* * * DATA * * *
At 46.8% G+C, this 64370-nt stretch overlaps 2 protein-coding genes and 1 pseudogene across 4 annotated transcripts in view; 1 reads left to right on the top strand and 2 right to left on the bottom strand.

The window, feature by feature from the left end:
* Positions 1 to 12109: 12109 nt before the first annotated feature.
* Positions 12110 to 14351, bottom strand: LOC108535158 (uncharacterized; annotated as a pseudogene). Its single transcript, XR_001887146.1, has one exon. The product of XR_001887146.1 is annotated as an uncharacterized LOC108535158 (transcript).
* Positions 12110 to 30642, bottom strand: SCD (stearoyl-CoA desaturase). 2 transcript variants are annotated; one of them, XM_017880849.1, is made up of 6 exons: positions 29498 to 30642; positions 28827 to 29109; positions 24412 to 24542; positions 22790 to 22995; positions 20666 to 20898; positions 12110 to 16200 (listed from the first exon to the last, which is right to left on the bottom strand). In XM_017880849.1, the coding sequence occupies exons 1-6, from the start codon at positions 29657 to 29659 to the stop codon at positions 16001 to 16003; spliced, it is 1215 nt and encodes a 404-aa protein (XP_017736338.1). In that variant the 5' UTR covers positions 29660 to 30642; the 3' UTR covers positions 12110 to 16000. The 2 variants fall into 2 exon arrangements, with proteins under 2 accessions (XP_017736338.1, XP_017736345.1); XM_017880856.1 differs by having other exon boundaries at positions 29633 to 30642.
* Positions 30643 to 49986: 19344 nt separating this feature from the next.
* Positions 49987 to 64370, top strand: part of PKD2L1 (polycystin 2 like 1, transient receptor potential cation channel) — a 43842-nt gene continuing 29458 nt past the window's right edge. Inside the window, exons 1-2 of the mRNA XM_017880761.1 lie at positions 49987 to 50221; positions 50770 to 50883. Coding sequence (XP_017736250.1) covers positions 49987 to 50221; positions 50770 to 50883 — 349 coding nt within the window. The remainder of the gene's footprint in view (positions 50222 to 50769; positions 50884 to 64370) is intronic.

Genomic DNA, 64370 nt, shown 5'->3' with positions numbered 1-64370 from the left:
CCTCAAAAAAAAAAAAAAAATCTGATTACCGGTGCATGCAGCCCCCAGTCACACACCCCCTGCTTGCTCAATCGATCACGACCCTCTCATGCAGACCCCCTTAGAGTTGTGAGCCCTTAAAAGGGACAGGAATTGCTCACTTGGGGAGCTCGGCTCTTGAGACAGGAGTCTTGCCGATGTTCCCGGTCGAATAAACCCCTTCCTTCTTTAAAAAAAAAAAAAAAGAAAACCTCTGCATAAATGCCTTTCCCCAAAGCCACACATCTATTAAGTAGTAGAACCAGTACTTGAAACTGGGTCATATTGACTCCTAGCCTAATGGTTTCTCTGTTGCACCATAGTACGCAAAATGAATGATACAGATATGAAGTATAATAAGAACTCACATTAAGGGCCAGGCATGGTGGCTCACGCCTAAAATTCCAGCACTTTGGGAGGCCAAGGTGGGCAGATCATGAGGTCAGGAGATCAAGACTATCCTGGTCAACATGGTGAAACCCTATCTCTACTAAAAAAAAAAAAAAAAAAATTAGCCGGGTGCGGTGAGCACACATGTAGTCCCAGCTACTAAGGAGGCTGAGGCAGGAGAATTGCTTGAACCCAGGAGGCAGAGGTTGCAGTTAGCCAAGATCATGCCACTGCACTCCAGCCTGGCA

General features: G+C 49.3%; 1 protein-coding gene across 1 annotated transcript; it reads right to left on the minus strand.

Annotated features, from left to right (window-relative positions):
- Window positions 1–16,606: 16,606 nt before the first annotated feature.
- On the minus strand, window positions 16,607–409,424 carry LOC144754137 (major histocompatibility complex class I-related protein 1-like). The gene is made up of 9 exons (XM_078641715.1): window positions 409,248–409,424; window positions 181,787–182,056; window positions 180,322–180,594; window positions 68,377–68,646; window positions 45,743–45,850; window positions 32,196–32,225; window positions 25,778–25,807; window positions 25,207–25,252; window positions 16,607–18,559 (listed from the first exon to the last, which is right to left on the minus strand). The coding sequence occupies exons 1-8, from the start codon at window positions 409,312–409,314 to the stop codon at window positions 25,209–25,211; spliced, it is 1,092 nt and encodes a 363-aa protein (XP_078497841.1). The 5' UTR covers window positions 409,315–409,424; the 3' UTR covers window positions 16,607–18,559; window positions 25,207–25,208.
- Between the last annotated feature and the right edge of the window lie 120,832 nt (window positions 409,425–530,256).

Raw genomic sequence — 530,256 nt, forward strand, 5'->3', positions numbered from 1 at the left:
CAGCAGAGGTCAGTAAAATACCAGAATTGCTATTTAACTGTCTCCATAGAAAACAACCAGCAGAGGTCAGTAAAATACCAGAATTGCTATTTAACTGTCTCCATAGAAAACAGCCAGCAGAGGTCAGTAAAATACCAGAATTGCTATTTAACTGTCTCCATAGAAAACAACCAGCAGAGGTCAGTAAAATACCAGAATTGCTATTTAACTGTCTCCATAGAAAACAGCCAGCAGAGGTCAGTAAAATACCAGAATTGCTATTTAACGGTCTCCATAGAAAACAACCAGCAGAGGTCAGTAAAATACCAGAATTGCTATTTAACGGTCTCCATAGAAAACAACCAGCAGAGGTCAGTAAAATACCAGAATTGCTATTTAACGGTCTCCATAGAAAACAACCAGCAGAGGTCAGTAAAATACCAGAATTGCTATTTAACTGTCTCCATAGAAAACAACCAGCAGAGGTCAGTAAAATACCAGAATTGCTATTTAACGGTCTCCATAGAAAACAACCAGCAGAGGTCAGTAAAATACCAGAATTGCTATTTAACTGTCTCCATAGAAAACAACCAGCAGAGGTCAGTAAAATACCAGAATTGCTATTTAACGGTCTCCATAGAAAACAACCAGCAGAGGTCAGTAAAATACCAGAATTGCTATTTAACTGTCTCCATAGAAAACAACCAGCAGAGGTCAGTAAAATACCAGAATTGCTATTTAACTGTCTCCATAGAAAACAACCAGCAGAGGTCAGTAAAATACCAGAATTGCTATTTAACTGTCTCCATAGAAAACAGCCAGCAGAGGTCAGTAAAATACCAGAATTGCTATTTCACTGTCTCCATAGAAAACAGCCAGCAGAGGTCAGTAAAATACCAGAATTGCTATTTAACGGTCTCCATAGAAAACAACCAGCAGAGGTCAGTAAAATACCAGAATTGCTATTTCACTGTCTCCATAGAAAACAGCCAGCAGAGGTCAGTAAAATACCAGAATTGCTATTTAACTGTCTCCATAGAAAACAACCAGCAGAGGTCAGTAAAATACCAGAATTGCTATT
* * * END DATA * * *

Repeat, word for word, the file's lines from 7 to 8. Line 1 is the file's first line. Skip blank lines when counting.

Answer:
* Positions 49987 to 64370, top strand: part of PKD2L1 (polycystin 2 like 1, transient receptor potential cation channel) — a 43842-nt gene continuing 29458 nt past the window's right edge. Inside the window, exons 1-2 of the mRNA XM_017880761.1 lie at positions 49987 to 50221; positions 50770 to 50883. Coding sequence (XP_017736250.1) covers positions 49987 to 50221; positions 50770 to 50883 — 349 coding nt within the window. The remainder of the gene's footprint in view (positions 50222 to 50769; positions 50884 to 64370) is intronic.

Genomic DNA, 64370 nt, shown 5'->3' with positions numbered 1-64370 from the left: